4. Tapioca Flour

Tapioca Flour

Tapioca flour is by far the cheapest you can find in the market. Extracted from the cassava plant, which literally thrives easily in warmer climates. Tapioca has grown its popularity because of its tapioca balls used for boba tea or milk tea that originated in Asia. Now, the rest of the world has grown fond of its chewy texture.

Tapioca flour is mostly used in the kitchen as a thickening agent in lieu of cornstarch. It’s also excellent with fried dishes since it makes a perfect batter to achieve that perfect crunch. With baking dishes, it works well with pies since it adds that crunchy dough texture as a finish.

Although it’s a cheap alternative and also gluten-free it’s not packed with much health benefits compared to the rest of our entries. It’s quite packed with carbohydrates so you might want to slow down your usage with it.

Still, it’s a doable substitute and it does the work whenever you run out of brown rice flour. You may substitute a ratio of 1:1 over brown rice flour.

Just be mindful to add tapioca flour little by little as it gets thick quite easily. Also consider the dish you’re making since the results may vary. I usually use Bob’s Red Mill tapioca flour.

FAQs

Can I use white rice flour over brown rice flour?

Yes, you can, they’re both rice so there won’t be that much of a difference. Just consider the changes and texture for the appearance. White rice flour is less dense but more sticky while brown rice flour can be denser and have the right stickiness.

Whichever you pick, there’s not gonna be a problem. As long as you follow the same substitution of 1:1 ratio, then you should be good.

What’s the difference between the white rice flour and brown rice flour?

First off, white rice flour is a much more refined grain. That explains why its color is more white with no traces of brown pigmentations. It’s also lighter which makes the dish less dense. That’s the reason why it makes you want to consume more.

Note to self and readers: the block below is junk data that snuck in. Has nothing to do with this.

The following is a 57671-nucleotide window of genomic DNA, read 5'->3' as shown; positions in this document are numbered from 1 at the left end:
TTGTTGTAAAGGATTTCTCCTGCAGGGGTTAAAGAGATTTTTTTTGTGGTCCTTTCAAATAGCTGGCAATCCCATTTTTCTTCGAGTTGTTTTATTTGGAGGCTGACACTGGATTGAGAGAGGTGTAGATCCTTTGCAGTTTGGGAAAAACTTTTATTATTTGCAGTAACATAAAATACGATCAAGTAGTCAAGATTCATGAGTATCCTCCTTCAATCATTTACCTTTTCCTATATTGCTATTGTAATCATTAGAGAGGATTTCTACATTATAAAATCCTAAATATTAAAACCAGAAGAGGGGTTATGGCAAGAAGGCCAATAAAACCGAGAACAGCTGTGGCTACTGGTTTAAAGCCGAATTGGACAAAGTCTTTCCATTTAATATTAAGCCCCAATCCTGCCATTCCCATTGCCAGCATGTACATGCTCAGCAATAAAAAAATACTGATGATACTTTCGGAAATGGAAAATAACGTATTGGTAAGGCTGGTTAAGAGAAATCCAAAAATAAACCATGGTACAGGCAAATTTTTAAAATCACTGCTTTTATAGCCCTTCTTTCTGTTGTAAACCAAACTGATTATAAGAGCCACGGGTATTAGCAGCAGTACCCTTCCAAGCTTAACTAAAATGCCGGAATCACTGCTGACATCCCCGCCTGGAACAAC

Its nutritional value is quite lower since it loses most of its fiber during the refining process. Take note that it’s high in sugar and carbs, so consume moderately.

Brown rice flour, on the other hand, is the unrefined process of rice. It didn’t go through all the refining processes as the white rice did. Rest assured that it has retained most of its nutrients and health benefits like fiber. It’s also denser, so when consuming it, it makes you feel fuller and well satiated.

Can I replace brown rice flour with cornflour?

Yes, you can substitute brown rice flour with cornflour in most dishes. They quite have the same features and purposes when it comes to food. Both are excellent as a thickening agent, making sticky desserts and savory dishes. Both can also be substituted from one another with baked dishes.

The perfect dish based on my experience for this substitution is porridge and pudding. Both brown rice and corn flour are excellent for making healing porridge. It’s thick and creamy and it’s perfect for the cold weather or season.

I also like it for puddings. I alternate making rice or corn pudding mixed with coconut milk or cream then voila! I got a nice dessert treat.

When substituting the two, I use a 1:1 ratio. I noticed as well that there are not many adjustments needed to make when making dishes. That’s why it’s also a good substitute for brown rice flour.

Can you make brown rice flour from scratch?

Yes, you can. It’s actually easier than you think. As long as you have the luxury of time to do it, then why not?

Just find the best recipe you can follow online and just follow on. With more practice, I’m pretty sure you’ll be able to memorize the recipe by heart in no time.

Key Takeaway